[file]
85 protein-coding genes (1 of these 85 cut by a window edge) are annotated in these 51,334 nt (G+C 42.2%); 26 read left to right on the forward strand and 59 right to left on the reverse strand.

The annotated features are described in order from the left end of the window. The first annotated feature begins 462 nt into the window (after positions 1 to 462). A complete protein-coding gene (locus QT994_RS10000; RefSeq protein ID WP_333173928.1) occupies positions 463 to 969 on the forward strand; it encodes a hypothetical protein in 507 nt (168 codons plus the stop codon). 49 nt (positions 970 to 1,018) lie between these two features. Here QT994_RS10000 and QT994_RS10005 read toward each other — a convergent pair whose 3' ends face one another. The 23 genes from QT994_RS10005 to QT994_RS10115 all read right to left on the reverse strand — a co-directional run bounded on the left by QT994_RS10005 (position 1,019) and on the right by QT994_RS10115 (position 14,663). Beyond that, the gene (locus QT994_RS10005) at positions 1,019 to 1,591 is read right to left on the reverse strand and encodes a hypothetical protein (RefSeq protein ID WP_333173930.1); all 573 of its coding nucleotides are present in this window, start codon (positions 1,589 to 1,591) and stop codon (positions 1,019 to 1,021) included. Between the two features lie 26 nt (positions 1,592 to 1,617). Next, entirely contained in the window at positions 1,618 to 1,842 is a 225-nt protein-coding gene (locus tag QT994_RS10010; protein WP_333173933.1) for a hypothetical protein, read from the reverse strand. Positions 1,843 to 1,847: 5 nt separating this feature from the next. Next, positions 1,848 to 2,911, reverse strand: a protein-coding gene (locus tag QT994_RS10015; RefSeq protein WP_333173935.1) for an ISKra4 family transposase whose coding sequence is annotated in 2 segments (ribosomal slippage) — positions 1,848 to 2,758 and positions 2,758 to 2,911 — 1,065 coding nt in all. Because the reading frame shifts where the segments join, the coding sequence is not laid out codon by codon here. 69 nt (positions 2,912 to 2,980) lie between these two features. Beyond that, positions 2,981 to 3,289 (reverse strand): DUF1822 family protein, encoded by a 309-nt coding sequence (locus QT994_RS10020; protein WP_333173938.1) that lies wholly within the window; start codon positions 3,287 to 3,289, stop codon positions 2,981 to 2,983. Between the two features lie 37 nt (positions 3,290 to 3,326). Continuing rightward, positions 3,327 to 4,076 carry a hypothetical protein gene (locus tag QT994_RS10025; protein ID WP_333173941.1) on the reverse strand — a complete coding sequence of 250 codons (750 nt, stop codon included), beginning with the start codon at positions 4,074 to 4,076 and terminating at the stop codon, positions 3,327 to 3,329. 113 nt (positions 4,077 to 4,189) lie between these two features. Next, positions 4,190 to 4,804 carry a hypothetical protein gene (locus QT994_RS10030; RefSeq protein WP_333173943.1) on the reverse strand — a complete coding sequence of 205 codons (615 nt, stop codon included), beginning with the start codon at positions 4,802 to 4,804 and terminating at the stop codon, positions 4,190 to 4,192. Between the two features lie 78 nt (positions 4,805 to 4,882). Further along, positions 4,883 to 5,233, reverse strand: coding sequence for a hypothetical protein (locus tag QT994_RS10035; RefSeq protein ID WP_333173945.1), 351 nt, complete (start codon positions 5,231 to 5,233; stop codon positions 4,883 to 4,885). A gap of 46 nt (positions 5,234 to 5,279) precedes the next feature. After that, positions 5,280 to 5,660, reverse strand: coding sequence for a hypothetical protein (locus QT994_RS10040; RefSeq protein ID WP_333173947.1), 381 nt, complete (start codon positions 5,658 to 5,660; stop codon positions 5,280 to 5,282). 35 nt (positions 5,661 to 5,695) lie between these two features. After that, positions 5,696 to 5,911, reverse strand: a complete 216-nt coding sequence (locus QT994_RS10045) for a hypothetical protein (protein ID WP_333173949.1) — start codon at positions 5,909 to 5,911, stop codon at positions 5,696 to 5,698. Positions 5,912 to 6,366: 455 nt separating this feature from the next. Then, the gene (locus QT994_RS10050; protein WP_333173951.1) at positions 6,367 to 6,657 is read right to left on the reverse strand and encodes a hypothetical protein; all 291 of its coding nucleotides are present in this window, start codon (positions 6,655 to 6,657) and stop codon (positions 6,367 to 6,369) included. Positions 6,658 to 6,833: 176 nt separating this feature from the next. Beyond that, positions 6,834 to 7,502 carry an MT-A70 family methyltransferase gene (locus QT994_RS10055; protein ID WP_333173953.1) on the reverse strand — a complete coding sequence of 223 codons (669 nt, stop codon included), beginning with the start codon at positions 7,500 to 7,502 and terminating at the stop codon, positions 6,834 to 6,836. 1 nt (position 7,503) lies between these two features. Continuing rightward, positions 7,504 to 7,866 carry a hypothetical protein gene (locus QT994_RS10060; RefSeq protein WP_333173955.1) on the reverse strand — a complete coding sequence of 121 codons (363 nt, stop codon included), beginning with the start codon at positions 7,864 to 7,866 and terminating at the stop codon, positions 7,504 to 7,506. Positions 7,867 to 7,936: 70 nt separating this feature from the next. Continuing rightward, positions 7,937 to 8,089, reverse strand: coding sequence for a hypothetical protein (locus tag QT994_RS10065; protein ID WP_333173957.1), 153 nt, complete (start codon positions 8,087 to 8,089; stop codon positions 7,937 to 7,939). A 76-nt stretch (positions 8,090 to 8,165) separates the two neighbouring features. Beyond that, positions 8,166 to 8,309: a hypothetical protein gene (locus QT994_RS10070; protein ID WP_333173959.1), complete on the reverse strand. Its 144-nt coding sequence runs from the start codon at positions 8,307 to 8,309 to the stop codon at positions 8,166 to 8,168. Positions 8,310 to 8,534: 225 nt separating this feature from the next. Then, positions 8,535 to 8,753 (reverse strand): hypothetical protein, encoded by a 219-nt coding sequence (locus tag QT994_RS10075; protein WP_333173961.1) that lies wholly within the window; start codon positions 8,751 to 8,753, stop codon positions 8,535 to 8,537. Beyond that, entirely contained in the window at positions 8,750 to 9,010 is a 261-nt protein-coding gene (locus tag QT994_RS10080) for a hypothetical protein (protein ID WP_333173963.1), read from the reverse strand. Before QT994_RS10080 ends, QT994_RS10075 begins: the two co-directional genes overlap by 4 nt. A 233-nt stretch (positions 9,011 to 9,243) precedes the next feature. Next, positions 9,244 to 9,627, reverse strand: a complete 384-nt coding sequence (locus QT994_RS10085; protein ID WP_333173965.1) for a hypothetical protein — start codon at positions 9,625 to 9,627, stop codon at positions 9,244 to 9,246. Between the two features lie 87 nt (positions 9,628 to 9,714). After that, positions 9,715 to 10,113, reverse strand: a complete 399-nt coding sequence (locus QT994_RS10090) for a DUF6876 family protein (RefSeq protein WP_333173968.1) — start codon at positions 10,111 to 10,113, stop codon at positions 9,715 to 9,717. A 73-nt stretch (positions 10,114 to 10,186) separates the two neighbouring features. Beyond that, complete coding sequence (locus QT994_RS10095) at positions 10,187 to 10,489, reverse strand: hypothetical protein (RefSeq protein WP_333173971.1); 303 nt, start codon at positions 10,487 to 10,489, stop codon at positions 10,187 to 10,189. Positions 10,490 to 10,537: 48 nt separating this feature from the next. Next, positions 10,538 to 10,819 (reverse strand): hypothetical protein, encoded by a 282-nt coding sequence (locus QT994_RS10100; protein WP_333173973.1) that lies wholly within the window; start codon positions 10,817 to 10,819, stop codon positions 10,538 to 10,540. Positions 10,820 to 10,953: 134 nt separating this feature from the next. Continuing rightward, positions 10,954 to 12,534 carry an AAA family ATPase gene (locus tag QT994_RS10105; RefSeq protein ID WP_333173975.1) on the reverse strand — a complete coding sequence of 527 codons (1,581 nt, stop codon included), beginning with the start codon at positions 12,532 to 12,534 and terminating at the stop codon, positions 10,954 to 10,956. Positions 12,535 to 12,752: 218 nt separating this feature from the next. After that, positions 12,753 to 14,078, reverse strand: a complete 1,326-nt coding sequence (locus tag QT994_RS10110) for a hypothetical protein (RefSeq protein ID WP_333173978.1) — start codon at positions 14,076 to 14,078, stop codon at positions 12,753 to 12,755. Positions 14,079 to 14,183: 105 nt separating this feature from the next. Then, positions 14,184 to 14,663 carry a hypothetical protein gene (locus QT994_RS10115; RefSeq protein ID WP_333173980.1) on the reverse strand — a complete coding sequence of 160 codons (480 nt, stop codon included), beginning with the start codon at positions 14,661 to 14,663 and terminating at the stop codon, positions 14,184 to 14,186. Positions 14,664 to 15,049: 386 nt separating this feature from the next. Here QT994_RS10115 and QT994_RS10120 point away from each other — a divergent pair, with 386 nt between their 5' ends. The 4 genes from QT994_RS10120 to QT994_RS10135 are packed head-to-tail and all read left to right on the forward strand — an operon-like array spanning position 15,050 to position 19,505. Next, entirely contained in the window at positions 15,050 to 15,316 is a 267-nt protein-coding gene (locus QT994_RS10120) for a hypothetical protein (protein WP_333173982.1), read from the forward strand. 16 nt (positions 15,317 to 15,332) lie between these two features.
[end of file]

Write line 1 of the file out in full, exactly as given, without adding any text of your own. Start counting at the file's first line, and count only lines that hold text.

85 protein-coding genes (1 of these 85 cut by a window edge) are annotated in these 51,334 nt (G+C 42.2%); 26 read left to right on the forward strand and 59 right to left on the reverse strand.